EDM today and tomorrow Essay

Although the current scope of EDM ranges from small hole drillingto sinking 100,000-lb automotive dies, the advent of CNC verticalsystems and CNC wirecut systems has dramatically expanded both thenumber and sophistication of EDM applications. During the past five years, EDM sales, in units and dollars, havefollowed an upward trend. Unit sales are projected to increase at anannual rate of approximately 20 percent during the next several years,with the product mix swinging sharply to full CNC adaptive control. Basic systems will continue to be the mainstay of the small- tomedium-sized tool and die shop. In other areas, introduction oftraveling wire systems with adaptive control, auto wire rethread, andintial start-hole cutting units have pressured manufacturers of verticalEDM systems to provide the same untended operating capabilities for allEDM systems.

The next few year should see major emphasis onmicroprocessor power supplies, five- and six-axis CNC systems, automatictoolchangers, automatic electrode refeed devices, and in-process gaging. Systems innovation Increased cutting speeds and computerized controls on major EDMsystems are reducing cutting costs to the point that many largeautomotive and aerospace companies are purchasing EDM production systemsrather than individual units. This was reiterated last October at theNMTBA Fall Forecasting Conference where participants predicted that,within a year, the auto industry will no longer purchase stand-alonemachines. The emphasis will be on EDM systems used with DNC andflexible machining cells. If stand-alone units are purchased, they mustbe retrofitable to be used with DNC and FMS.

The aerospace industry is heading the same way, but at a slowerrate. Major aerospace companies are committed to untended, integratedFMS cells for their production systems. Direct postprocessors can nowlink EDM systems with CAD/CAM units, host computers, and FMS cells. Because productivity increases are essential, both automotive andaerospace industries will likely move toward integrated, dual-systemsFMS cells incorporating CNC traveling wire and vertical EDM units, withrobotized load/unload systems. In some case, CNC wirecut systems are interfaced directly withengineering for production of die shoes and trim dies. And, largevertical diesinking machines are being linked to CAD/CAM systems. Vertical EDM production systems are being equipped with orbitingtables to eliminate operator involvement during roughing, semifinishing,and finishing operations. Multichannel power supplies can now storepreprogrammed data on cutting conditions.

Overcut data (by material) canbe selected, entered into memory, and run automatically. Big market potential One of the largest vertical applications in the history of EDM maysoon develop as automakers swich to fuel injectors as standard equipmenton most cars. They have committed to placing such systems on 85 percentof the 1986 production models.

While the final method of producing fuelinjectors has yet to be defined, with auto productions estimated at5,073,214 units and only 8 percent now equipped with gas or dieselinjectors, the purchase of new EDM micro-hole production systems quicklycould reach $175 to $200 million. Present fuel injectors require 0.008″-to 0.010″-diamicro-holes in a specific pattern for fuel distribution.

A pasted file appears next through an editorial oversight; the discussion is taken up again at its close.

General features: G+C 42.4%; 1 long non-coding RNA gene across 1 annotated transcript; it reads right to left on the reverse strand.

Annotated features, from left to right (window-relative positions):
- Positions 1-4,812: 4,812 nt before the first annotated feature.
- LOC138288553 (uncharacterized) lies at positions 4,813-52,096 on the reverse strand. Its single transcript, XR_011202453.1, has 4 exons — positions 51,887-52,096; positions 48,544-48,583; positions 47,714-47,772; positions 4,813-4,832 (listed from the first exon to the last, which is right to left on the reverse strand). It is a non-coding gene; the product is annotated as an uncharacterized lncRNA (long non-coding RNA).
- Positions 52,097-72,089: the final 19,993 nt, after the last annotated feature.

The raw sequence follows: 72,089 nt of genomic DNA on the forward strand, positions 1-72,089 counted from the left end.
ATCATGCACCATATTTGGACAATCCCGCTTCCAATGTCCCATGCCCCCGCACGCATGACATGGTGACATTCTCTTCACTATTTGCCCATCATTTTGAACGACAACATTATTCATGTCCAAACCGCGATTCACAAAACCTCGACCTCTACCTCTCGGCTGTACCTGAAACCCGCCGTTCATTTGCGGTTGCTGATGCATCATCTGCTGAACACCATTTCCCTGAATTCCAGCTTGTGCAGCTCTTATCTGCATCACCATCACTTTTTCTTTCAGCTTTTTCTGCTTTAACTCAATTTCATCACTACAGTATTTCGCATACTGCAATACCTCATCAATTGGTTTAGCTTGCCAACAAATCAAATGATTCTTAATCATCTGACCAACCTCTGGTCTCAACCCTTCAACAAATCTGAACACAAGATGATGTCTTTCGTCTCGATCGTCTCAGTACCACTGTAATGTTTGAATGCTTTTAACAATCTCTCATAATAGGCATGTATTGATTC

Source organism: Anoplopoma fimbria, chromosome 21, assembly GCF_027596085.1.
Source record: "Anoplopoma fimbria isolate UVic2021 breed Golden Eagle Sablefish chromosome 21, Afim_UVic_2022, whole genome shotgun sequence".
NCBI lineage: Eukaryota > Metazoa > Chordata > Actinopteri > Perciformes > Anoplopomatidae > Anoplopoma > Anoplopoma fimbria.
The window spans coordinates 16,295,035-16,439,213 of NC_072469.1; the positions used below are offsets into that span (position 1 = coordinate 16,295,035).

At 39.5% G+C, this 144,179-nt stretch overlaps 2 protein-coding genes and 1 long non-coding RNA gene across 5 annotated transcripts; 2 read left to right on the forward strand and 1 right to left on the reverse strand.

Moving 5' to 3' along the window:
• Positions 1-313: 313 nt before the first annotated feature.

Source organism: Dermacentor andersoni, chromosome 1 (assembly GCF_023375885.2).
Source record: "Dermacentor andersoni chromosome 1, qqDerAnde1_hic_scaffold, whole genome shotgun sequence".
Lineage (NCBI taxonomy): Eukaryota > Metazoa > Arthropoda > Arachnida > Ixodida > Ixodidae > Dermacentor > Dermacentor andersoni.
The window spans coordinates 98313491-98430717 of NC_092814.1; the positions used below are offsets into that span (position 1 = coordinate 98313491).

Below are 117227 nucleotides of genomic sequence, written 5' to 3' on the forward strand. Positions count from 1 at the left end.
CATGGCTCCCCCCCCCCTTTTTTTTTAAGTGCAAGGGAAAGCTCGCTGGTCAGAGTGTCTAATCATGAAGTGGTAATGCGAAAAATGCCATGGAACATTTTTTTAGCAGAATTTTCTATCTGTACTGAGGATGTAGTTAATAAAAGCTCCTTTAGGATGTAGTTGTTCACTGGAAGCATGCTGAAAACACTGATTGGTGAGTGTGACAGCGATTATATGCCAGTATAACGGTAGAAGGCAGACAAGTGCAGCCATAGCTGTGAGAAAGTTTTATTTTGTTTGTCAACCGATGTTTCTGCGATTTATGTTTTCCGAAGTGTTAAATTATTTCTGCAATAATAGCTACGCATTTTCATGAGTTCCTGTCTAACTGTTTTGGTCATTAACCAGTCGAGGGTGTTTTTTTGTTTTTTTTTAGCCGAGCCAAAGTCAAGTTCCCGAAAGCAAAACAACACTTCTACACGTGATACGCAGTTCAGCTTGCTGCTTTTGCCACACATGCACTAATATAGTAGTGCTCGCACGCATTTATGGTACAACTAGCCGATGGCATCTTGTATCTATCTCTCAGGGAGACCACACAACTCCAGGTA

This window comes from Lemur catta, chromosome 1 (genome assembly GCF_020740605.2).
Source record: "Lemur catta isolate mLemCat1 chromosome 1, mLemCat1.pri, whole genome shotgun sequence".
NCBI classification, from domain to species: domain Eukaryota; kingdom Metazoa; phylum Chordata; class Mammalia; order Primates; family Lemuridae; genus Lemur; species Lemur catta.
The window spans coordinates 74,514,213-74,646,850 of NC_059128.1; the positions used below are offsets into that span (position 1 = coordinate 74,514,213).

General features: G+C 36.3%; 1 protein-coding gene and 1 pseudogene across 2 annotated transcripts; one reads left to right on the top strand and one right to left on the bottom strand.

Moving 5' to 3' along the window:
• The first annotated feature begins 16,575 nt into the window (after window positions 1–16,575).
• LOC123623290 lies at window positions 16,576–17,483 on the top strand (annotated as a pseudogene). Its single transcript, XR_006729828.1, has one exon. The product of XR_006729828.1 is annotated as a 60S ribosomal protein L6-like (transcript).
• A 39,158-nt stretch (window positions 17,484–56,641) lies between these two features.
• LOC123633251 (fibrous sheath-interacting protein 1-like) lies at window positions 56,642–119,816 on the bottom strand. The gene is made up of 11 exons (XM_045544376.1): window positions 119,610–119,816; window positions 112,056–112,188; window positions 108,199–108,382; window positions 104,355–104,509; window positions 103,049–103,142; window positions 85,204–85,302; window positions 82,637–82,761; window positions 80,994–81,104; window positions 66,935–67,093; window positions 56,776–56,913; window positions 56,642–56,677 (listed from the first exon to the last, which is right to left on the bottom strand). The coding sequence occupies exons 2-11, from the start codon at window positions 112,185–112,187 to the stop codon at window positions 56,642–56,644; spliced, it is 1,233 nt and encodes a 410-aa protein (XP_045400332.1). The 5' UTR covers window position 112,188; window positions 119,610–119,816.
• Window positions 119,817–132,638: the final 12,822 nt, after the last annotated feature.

EDM systems toproduce the injectors will require refeed heads for automatic electrodesetting, automatic handling systems, in-process gaging, automatic partcleaning, and CNC interface systems. The aerospace industry has used this system approach for years toproduce jet engine components. Micro-holes are EDMed on the leadingedges of turbine blades to provide cooling and aerodynamic stability.Testing on new generation jet engines shows that intricate shapes andprecision micro-holes will be required.

Complex geometries will consistof diameters, taper angles, and rectangles. Formed electrodes, set ingroups for simultaneous machining, will be used to cut these shapes. While present laser systems are not capable of producing thesecomplex geometries, they are able to remove material much faster thantoday’s EDM systems.

An integrated manufacturing cell,incorporating a laser for mass material removal and CNC electricaldischarage machining for finishing, may well be the best way to producethese parts. Also, direct CAD/CAM links, in-process gaging, andautomatic load/unload systems will play a major role in aerospace partproduction. Wirecut EDM systems have moved from the lab to the production floorin many aerospace plants. Wirecutting turbine-blade root sections andEDM blade contouring should go into production at a number of aerospacefacilities early this year. T;D still big Beyond the automotive and aerospace industries, EDM systems arewidely used in tool and die production and various other manufacturingenvironments. A breakdown of the current individual market share for anumber of industries is presented in Figure 1.

CNC vertical (ram) EDM machine sales should grow at 40 to 60percent annually for the next few years and taper off to 35 percent peryear thereafter. This growth will be partially at the expense ofconventional (non-CNC) EDM. The number of traveling wire CNC machines sold will grow at therate of 20 to 30 percent. Most of this will come from precisionapplications in aerospace, and jobs such as punch and die sets,extrusion dies, and form tools. For more information on EDM equipment, circle E70.

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